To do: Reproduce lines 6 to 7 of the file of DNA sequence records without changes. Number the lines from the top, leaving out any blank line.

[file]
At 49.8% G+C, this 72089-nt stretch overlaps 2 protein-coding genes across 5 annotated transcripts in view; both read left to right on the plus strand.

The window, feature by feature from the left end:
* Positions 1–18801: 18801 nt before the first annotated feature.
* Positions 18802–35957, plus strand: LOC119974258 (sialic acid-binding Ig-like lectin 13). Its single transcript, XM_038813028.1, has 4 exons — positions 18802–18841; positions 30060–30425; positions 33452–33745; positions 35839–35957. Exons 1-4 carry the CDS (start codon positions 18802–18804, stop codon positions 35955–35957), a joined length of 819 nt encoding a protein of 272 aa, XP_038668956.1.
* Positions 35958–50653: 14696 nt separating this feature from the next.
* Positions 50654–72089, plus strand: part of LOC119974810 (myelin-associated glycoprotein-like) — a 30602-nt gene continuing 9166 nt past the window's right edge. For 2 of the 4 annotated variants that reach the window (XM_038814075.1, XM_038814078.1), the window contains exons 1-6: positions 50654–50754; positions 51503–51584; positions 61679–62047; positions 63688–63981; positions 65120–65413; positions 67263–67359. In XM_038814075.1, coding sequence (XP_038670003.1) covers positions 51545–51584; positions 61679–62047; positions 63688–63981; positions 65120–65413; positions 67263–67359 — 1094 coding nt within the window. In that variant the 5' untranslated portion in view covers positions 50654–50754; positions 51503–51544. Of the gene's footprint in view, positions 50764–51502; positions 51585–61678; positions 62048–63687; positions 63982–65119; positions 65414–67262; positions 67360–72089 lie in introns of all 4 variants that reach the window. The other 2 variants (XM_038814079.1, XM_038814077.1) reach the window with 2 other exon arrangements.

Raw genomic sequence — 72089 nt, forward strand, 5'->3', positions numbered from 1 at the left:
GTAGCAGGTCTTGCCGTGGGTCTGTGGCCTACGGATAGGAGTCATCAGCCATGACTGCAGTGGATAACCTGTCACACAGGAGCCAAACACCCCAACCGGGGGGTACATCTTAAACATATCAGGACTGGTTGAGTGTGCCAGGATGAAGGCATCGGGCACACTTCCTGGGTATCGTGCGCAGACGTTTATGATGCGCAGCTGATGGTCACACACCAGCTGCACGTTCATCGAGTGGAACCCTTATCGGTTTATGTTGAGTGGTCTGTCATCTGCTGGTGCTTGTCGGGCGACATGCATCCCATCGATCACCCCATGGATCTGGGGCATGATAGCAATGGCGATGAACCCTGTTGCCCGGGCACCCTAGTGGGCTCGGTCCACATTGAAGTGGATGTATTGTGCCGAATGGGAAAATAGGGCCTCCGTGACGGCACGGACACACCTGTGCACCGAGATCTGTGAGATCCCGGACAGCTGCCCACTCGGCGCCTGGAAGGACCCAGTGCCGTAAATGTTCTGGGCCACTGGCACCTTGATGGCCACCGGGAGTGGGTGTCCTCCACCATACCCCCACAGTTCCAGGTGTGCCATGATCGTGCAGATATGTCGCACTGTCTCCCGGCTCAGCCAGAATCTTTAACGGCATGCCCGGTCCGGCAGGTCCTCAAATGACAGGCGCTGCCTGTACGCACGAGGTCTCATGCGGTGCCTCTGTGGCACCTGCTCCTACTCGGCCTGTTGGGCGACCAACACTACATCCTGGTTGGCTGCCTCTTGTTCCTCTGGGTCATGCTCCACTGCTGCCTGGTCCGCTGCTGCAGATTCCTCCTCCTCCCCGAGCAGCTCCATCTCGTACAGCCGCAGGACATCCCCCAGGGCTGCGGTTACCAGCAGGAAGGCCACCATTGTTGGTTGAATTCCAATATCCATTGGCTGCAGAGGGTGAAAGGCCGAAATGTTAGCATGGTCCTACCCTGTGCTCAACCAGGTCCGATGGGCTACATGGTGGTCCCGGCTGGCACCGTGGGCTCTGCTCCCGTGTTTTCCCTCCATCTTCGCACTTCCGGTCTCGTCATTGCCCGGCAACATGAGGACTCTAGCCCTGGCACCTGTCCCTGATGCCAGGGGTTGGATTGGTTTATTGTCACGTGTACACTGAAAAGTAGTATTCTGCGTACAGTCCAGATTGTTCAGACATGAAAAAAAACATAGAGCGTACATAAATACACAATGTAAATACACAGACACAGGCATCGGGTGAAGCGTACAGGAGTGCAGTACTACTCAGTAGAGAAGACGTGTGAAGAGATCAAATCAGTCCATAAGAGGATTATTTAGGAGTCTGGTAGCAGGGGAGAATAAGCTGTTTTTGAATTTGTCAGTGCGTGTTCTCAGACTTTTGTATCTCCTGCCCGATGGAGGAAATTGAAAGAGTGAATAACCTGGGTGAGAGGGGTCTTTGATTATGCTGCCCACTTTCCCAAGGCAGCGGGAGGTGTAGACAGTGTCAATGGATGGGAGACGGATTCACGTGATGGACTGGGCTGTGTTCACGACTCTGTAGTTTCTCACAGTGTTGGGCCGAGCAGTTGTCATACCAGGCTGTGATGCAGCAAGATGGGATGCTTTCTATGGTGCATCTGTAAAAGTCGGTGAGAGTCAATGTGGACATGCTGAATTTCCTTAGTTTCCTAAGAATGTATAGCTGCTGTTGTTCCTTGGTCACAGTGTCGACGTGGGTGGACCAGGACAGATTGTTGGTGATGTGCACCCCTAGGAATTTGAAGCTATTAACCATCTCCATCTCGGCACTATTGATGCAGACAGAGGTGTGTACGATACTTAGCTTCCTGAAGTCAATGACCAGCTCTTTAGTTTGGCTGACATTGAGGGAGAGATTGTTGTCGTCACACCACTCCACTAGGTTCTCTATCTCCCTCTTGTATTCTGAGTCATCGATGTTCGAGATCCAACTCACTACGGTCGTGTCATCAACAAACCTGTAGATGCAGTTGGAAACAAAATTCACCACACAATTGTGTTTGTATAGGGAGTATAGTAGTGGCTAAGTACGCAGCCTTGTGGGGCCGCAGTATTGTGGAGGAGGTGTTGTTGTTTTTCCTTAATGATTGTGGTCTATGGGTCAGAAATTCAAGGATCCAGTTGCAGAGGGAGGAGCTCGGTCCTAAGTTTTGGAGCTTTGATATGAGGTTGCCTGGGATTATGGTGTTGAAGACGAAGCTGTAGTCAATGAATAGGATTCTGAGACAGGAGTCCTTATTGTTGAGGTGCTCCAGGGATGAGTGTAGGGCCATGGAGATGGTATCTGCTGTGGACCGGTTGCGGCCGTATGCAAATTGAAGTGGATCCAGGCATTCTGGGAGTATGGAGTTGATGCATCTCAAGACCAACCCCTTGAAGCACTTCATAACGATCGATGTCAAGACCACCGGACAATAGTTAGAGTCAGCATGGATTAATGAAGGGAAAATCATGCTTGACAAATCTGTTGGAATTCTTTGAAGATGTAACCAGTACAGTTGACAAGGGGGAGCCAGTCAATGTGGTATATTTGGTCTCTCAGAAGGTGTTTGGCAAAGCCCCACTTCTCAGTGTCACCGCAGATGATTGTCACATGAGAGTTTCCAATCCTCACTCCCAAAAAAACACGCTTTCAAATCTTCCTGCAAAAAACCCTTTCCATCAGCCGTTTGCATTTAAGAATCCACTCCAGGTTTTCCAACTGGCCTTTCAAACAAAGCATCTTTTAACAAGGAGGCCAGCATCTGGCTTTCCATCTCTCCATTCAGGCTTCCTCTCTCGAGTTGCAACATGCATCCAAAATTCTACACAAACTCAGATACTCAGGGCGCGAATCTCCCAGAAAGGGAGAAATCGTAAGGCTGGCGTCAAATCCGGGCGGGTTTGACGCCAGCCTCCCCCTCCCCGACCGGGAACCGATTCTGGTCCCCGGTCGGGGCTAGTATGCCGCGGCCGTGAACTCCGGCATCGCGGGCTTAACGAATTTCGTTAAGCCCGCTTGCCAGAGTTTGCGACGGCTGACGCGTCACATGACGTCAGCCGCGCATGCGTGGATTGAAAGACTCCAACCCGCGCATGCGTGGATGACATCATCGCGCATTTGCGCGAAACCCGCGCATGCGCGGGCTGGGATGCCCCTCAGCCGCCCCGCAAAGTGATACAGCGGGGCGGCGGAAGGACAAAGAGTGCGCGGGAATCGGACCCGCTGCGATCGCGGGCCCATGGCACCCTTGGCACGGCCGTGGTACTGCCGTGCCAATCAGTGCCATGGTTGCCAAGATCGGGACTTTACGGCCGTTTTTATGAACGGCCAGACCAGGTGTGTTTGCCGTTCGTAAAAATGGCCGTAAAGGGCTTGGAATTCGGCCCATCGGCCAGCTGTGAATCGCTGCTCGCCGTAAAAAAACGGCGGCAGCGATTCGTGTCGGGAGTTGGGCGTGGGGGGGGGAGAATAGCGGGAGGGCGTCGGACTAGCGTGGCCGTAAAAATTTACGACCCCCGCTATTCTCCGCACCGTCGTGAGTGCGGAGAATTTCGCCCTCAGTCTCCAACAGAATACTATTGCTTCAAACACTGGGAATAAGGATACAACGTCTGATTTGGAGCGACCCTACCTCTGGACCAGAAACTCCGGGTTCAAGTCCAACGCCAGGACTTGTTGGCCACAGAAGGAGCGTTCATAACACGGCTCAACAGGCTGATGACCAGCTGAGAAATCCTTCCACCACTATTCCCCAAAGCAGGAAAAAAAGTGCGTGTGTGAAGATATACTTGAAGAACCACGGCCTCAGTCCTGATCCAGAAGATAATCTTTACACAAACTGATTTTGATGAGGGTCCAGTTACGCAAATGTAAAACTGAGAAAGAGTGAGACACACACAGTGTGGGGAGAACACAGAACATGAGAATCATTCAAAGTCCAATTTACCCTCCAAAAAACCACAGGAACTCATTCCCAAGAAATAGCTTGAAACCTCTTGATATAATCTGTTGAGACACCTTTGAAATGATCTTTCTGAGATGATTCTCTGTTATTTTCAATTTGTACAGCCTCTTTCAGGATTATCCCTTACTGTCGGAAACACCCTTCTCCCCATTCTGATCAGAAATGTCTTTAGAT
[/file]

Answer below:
* Positions 50654–72089, plus strand: part of LOC119974810 (myelin-associated glycoprotein-like) — a 30602-nt gene continuing 9166 nt past the window's right edge. For 2 of the 4 annotated variants that reach the window (XM_038814075.1, XM_038814078.1), the window contains exons 1-6: positions 50654–50754; positions 51503–51584; positions 61679–62047; positions 63688–63981; positions 65120–65413; positions 67263–67359. In XM_038814075.1, coding sequence (XP_038670003.1) covers positions 51545–51584; positions 61679–62047; positions 63688–63981; positions 65120–65413; positions 67263–67359 — 1094 coding nt within the window. In that variant the 5' untranslated portion in view covers positions 50654–50754; positions 51503–51544. Of the gene's footprint in view, positions 50764–51502; positions 51585–61678; positions 62048–63687; positions 63982–65119; positions 65414–67262; positions 67360–72089 lie in introns of all 4 variants that reach the window. The other 2 variants (XM_038814079.1, XM_038814077.1) reach the window with 2 other exon arrangements.

Raw genomic sequence — 72089 nt, forward strand, 5'->3', positions numbered from 1 at the left: